Melting ice faster of 65% in the last 23 years



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Melting ice faster of 65% in the last 23 years

The melting of ice faster of 65% in the last 23 years. Over the past 25 years, Antarctica has lost about 3,000 billion tons of ice, with the sea level rise of about 8 millimeters. A study looked at 215,000 mountain glaciers from around the world, the Greenland and Antarctic ice sheets.

The data show a 65% increase in the rate of melting ice over 23 years, due to the climate crisis and the warming of the atmosphere and oceans. Antarctica and Greenland are the worst affected regions in the world. The delicate situation for Antarctica could have devastating knock-on effects for the rest of the world.

The total melting of the ice in this territory could raise the sea level by 58 meters. A rise in seas of this magnitude will have serious consequences for coastal communities in this century. Since the second half of the 1900s, the share of glaciers lost each year has been growing at an ever-increasing rate.

According to some surveys conducted by NASA, 300 billion tons of ice disappear every year near the North Pole, while about 130 billion at the South Pole. Among the main causes we can observe the CO2 production from human activities, deforestation of the world's green lungs, exploitation of fossil fuels for the energy sector and the global warming.

We have to recall that it is estimated that the world average temperature has increased by one degree from 1800 to today, since it could reach the threshold of 1.5 or 2 degrees by 2050. Depsite the Paris Agreement of 2015 have had a clear goal.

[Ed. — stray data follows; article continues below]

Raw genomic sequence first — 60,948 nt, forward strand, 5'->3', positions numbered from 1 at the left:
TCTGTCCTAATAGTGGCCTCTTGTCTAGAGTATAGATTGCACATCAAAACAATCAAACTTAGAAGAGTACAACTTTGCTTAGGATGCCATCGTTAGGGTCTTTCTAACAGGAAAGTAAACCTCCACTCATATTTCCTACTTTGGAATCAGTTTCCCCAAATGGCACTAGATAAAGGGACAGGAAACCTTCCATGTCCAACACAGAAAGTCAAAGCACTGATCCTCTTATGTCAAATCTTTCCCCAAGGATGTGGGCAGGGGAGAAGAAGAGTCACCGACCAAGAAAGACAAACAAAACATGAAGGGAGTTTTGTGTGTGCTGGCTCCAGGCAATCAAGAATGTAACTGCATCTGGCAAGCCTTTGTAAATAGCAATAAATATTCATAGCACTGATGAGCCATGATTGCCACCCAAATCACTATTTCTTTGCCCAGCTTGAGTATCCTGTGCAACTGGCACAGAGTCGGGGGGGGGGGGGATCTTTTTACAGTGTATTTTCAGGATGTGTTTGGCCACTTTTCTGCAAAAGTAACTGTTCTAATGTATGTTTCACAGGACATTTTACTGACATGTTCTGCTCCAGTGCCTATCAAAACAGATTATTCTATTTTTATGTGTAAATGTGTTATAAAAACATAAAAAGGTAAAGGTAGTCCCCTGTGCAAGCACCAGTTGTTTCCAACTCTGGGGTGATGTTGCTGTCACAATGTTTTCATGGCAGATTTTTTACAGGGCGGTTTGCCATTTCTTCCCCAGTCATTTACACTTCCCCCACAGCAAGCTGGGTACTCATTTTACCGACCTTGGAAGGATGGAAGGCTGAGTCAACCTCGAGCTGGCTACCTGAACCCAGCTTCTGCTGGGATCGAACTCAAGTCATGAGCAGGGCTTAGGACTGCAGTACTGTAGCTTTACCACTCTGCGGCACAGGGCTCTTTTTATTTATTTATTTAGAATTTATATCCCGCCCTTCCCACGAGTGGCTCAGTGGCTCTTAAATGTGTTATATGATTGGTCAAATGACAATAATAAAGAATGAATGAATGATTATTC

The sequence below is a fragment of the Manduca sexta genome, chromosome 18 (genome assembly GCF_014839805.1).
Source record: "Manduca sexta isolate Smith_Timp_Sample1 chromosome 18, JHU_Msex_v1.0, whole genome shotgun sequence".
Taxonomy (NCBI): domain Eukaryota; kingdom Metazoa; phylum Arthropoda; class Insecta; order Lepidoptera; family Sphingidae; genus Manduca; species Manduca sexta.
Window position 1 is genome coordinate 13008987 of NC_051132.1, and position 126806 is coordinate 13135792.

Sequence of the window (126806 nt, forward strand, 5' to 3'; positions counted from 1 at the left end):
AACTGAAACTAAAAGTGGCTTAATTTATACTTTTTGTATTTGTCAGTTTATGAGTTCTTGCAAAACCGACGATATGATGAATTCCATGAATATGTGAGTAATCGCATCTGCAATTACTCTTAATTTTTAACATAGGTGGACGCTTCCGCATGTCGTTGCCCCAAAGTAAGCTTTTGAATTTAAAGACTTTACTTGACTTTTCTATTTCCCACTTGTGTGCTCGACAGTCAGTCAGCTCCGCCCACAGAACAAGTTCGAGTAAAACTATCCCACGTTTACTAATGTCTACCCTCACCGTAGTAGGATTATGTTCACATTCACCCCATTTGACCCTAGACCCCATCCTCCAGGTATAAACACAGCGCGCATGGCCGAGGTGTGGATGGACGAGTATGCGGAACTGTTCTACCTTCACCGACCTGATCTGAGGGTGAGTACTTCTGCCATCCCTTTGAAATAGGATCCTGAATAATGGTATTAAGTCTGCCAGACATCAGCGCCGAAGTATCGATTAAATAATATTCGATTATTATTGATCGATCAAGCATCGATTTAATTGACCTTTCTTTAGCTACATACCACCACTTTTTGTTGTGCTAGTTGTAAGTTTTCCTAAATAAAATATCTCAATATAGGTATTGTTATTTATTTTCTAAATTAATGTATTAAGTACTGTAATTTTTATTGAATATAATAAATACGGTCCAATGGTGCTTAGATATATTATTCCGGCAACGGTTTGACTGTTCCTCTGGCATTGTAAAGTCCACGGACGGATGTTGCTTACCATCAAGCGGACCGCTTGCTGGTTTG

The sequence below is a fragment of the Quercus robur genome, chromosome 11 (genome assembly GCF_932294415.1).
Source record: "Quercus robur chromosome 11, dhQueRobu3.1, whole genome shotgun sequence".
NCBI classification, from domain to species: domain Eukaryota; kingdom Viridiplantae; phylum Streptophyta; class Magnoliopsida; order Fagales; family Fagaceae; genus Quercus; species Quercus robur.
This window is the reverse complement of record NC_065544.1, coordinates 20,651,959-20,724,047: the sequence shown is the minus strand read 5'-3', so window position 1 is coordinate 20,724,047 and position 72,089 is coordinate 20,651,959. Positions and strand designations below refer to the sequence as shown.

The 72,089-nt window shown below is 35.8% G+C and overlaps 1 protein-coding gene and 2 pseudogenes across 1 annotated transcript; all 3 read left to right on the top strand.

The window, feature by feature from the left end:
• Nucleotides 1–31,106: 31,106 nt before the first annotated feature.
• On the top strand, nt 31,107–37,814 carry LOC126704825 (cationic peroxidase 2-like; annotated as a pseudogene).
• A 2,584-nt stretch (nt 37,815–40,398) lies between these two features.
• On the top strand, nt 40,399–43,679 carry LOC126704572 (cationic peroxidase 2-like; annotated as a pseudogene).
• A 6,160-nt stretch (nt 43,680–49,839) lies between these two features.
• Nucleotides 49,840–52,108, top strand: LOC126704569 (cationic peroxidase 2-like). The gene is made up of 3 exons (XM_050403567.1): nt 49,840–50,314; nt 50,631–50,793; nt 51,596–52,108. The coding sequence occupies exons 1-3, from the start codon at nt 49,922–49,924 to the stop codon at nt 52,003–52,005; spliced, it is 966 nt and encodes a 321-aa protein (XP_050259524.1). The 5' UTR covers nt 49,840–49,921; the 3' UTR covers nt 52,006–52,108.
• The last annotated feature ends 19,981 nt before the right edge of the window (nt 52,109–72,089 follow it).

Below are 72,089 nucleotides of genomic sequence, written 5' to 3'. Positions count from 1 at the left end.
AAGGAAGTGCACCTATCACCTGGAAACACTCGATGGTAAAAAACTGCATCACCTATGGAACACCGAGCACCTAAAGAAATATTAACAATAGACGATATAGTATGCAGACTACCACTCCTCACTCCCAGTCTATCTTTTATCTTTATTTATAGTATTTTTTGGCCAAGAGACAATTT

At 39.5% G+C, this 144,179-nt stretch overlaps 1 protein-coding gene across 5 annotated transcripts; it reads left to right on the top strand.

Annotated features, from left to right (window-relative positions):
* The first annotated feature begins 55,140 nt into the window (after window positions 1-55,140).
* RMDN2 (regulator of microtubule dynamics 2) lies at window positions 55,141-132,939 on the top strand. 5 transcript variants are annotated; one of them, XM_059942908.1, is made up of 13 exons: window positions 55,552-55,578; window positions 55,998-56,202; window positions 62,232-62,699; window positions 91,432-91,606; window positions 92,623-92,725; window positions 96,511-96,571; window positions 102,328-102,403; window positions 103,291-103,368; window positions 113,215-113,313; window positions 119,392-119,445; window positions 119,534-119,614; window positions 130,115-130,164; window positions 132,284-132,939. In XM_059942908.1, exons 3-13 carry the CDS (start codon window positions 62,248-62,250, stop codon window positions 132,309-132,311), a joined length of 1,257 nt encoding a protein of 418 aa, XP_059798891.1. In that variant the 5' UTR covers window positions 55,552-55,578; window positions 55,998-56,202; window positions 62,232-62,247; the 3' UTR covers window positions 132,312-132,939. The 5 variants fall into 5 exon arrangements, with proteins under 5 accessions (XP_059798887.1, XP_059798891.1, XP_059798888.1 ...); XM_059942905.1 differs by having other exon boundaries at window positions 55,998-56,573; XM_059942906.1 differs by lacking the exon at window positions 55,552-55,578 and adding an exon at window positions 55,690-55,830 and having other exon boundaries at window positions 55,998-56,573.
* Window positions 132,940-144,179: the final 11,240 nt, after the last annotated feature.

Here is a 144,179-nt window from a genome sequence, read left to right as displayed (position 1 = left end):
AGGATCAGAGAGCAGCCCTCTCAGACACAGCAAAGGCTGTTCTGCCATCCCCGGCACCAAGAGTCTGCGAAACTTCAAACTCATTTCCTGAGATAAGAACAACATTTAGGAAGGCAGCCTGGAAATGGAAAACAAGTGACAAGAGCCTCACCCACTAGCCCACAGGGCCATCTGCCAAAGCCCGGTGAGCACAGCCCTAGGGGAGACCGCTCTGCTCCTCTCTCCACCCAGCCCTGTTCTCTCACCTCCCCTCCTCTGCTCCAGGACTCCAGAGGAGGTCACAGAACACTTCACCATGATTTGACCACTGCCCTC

Pine Island Glacier is collapsing

Pine Island Glacier is collapsing. A very negative scenario is expected for Pine Island, in the Arctic. Pine Island, the main Antarctic glacier, is thinning at a bewildering rate. The data shows that from 2017 to 2020 the glacier lost large icebergs from the edge, and the recent acceleration could lead to glacier collapse.

This is according to the study conducted by scientists from the University of Washington and the British Antarctic Survey, who evaluated satellite images obtained by the European Space Agency's Copernicus Sentinel-1 mission Pine Island Glacier contains approximately 180 trillion tons of ice, which could help raise sea levels by about half a meter on a global scale.

From 2017 to 2020, the platform lost a fifth of its total area. The authors of the study said that the acceleration has not yet reached potentially catastrophic levels, but there is a considerable risk that the situation will worsen in a short time.

Since 2017 the situation has worsened more and more, despite the fact that, according to geologists, the glacier has remained stable for thousands of years. Study authors said: "The Pine Island Ice Shelf is important because it helps retain some of the relatively unstable West Antarctic glacier if all buttresses in the rim were removed, the glacier could flow more rapidly to the ocean and contribute to raise the water level in a really significant way It seems that the glacier is tearing apart with an acceleration of 12%, due to the loss of the edge of the platform.

The processes we had studied in this region seemed to indicate an irreversible event but at a measured rate but now there is the possibility that these events will occur in a much more abrupt way."